Rise of the Planet of the Apes (12A)

Starring: James Franco, Andy Serkis, Freida Pinto, Tom Felton
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The Independent Culture

It was all our fault. The question hanging in the air ever since the first Planet of the Apes movie in 1968 – how did it come about that the simians were in charge and the humans were in cages? – is finally answered in this origin story, ably directed by Rupert Wyatt. We've had a fair few creation stories on screen this year – Thor, X-Men, Captain America – but Rise of the Planet of the Apes, despite that unwieldy title, is without question the most entertaining and (not coincidentally) the most thoughtful of them. Enjoyment requires no previous knowledge of the original, its sequels or the disastrous reboot by Tim Burton that stank up the place 10 years ago. This is Apes: Year Zero.

It begins, as so often, with the arrogance of a scientist, albeit one desperate to do good. Will Rodman (James Franco) is pioneering a brain-cell serum that may combat the degenerative nightmare of Alzheimer's: his own father (John Lithgow) is fast disappearing into its fog. Will thinks he's cracked it after his testing of the serum on chimps shows an extraordinary climb in their responsiveness and intelligence. But the project, funded by a pharmaceutical corporation called Gen-Sys, self-destructs when one of the chimps goes ape in the facility and runs amok. It later transpires that this had nothing to do with the serum – it was a mother chimp protecting her offspring. Somehow this escaped the notice of the scientists.

Charged with terminating his subjects, Will smuggles out a young chimp called Caesar and raises him at home. His faith in the wonder serum seems to pay off: Dad claws back his marbles and Caesar shows himself to be a simian prodigy. Along the way, Will also lucks out with a primatologist (Freida Pinto) who apparently knows nothing at all about her subject – one of the few failures in the screenplay by Rick Jaffa and Amanda Silver. (But hey, who cares when there's Freida Pinto to stare at?). The years slip by, and what was once going right now goes wrong: the old man slides back towards dementia, and Caesar, living up to his name, starts displaying signs of aggression, as wild animals will. This is where the story takes a much darker turn, and inverts the traditional heroic struggle of humans against would-be enslavers. Now the apes become the freedom fighters.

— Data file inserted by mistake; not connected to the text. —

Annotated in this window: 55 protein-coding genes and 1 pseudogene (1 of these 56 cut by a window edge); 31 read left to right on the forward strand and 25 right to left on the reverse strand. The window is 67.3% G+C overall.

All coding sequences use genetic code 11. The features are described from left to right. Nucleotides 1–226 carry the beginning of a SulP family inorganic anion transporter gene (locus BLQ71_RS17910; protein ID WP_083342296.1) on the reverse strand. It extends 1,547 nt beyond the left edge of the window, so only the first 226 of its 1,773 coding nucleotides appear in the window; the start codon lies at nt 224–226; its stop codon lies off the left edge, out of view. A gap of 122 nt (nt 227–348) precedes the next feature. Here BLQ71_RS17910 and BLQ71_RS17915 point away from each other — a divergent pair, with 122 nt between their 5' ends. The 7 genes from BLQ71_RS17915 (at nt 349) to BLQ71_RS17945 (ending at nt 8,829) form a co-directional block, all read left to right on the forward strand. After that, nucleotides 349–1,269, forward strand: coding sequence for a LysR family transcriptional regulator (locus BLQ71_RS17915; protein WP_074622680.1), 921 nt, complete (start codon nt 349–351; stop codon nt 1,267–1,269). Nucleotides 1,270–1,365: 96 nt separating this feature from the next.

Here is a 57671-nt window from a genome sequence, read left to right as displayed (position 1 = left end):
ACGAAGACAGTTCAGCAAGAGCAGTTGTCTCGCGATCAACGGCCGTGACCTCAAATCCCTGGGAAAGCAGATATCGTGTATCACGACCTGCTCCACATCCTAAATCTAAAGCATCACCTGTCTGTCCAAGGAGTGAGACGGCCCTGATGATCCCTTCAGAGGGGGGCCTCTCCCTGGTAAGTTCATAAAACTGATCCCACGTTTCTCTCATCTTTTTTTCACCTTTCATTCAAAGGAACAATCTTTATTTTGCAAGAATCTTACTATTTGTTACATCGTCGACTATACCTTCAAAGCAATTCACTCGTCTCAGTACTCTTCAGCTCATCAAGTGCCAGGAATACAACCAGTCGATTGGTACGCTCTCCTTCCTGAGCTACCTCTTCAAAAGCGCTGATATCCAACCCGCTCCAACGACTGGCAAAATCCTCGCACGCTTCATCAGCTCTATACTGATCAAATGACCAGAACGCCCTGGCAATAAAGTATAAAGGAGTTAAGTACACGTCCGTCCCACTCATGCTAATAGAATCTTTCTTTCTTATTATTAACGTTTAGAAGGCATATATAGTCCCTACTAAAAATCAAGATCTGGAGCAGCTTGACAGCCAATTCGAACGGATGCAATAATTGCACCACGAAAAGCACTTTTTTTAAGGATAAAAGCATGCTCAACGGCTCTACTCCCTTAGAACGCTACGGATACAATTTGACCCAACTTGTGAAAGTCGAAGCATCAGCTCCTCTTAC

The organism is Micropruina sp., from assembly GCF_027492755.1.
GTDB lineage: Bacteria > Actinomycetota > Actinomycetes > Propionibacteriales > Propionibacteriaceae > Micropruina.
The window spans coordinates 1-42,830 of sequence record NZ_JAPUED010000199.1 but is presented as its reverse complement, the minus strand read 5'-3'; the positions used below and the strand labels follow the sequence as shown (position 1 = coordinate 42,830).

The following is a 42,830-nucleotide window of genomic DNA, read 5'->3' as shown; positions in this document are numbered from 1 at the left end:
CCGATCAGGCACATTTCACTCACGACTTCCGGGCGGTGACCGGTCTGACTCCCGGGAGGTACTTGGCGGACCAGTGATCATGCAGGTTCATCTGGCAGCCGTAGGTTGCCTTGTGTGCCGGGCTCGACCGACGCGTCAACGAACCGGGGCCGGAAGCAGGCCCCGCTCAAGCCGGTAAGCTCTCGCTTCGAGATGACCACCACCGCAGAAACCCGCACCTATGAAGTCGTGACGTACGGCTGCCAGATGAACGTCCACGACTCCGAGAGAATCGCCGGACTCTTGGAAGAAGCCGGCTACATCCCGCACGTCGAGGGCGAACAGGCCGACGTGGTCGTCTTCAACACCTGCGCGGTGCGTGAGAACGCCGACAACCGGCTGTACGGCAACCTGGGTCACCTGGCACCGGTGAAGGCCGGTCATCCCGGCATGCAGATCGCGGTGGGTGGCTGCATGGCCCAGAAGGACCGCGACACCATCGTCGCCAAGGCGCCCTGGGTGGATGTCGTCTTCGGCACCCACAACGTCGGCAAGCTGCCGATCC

It happens after Will reluctantly hands Caesar to a benign-seeming ape sanctuary overlooking San Francisco Bay. A schoolboy error on his part: it's an ape penitentiary, with Brian Cox as governor. (A movie law: you cannot trust an organisation fronted by Brian Cox.) Add a cruel jailer-in-chief played by Tom Felton, previously known to all as Draco Malfoy, Harry Potter's playground rival, and you're heading for calamity. This middle act, with Caesar locked down in a filthy cell among other maltreated simians, is a sort of mini-prison movie, a job well-suited to Wyatt, whose previous film, The Escapist, is one of the best jailbreak pictures of recent years. It's also the point at which Andy Serkis, "the world's foremost performance-capture artist", according to the press notes, renders unto Caesar his full due. Serkis, who famously incarnated Gollum in the Lord of the Rings sequence and later King Kong, has made himself the go-to guy for this branch of CGI, and his nuanced facial expressions as the chimp hero are really something to behold. As a near-silent screen actor, he may be the Keaton of his age.

The plot from here proceeds in leaps and bounds, literally. Can Caesar spring himself from prison, appropriate Will's brain-enhancing serum and distribute it among his hairy clan in preparation for a revolt? You bet he can. The problem for the film-makers is that Will is notionally the baddie for having experimented on the chimps in the first place. Their fix for this is less than convincing: the head of the pharmaceutical company, played in immaculate evil-capitalist duds by David Oyelowo, goes from nay-sayer on the brain-cell virus to cheerleader ("You make history – I make money!" he tells Will), thus shifting responsibility on to, well, the evil capitalists.

The film conjures striking images as the ape revolution takes hold. There's a terrific shot of a tree-lined suburban avenue suddenly shedding its leaves on the unsuspecting joggers and paperboys; the camera peers upwards to see gangs of apes swinging through the foliage. And scenes of emboldened chimps causing havoc around city streets will, in this of all weeks, have a resonance. I should note that I didn't see one of those chimps carrying off a wide-screen plasma TV. This lot are plainly a higher class of hominid – they don't steal from their own.

The finale of the police attack on the Golden Gate Bridge is overstretched, as action finales tend to be, but it's worth staying for the coda, a forecast of how one untimely sneeze in San Francisco might be one giant influenza for mankind: don't be surprised to find another major franchise in the offing. And it may not be such bad news. As a summer blockbuster Rise of the Planet of the Apes won't regenerate any brain-cells, but it doesn't forget a sense of humanity while delivering its package of thrills.